The BLM also this month, incorporating stakeholder input, closed oil and gas leasing in several critical habitat areas in the Thompson Divide — another Colorado last best place — while permitting leasing to go ahead in adjacent areas.

That plan also represents an acknowledgment that some places are too special to drill, while others can be an important part of meeting our energy needs.

And in the South Park area — a vast recreational playground for the Front Range and an important source of drinking water for Denver and the Front Range — the BLM is moving ahead with a Master Leasing Plan (MLP) for the area that would identify, from the outset, both those places and natural resources that need to be protected and the best places for energy leasing to proceed.

We have said that we want federal agencies in charge of public lands to involve local and state stakeholders more closely in land management planning — that perceived disconnect has been the source of criticism and conflict in the West regarding federal oversight of public lands.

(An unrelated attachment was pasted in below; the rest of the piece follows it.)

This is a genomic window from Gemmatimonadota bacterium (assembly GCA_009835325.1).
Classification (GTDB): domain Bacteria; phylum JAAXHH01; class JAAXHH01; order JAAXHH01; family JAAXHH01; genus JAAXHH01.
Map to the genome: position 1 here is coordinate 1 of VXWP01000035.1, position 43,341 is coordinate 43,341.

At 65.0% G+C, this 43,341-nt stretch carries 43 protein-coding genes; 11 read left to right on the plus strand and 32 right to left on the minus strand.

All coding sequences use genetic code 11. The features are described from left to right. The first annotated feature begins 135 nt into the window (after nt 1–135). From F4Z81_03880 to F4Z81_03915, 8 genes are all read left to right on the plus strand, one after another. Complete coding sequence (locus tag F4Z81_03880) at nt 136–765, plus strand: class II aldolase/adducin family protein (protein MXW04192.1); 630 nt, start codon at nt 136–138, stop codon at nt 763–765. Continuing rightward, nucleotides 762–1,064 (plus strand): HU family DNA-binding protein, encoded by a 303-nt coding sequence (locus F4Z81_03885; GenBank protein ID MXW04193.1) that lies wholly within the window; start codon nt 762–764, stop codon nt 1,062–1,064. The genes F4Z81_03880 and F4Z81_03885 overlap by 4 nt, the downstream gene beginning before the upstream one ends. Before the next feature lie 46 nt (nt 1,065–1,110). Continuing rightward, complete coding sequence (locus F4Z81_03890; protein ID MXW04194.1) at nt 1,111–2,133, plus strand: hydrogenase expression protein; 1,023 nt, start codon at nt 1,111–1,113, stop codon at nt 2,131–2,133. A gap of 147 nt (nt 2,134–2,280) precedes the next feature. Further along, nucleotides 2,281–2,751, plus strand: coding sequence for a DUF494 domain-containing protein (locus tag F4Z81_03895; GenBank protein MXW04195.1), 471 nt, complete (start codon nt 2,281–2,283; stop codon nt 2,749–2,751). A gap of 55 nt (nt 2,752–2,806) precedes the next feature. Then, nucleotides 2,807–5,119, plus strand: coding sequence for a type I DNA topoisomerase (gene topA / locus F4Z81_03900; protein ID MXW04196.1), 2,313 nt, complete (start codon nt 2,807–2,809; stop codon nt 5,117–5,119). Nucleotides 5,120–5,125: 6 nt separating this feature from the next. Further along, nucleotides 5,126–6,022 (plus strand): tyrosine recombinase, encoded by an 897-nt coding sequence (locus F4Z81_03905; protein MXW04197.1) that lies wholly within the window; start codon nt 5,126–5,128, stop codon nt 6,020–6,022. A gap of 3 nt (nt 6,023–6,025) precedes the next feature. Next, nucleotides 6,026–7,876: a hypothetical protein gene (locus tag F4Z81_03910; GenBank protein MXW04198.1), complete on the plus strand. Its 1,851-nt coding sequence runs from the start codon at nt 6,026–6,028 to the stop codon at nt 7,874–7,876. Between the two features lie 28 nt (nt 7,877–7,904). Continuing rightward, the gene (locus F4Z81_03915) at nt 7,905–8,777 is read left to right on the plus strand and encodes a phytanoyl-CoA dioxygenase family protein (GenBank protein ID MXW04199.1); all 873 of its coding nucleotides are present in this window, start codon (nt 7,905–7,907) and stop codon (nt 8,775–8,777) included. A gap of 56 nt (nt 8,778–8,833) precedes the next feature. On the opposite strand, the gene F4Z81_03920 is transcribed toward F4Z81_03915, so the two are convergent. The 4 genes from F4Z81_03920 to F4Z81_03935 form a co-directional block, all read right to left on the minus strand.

The MLP process is a new tool that promises to address some of that top-down, fragmented approach to public land management. To their credit, the BLM is listening and incorporating suggestions from local ranchers, conservation groups and elected officials into their leasing plan for South Park.

This landscape level, “smart from the start” approach is one way for stakeholders to find consensus on commonsense, balanced solutions that allow careful, responsible energy development to occur while protecting our most valuable natural resources.

The lesson I take from the Roan? We can find solutions through respectful dialogue—and we shouldn’t wait for litigation to do so. [ed. emphasis mine] Coloradoans can meet our needs for energy development and for preserving healthy rivers and lands by talking earlier to each other and looking for common ground.

David Nickum is executive director of Colorado Trout Unlimited.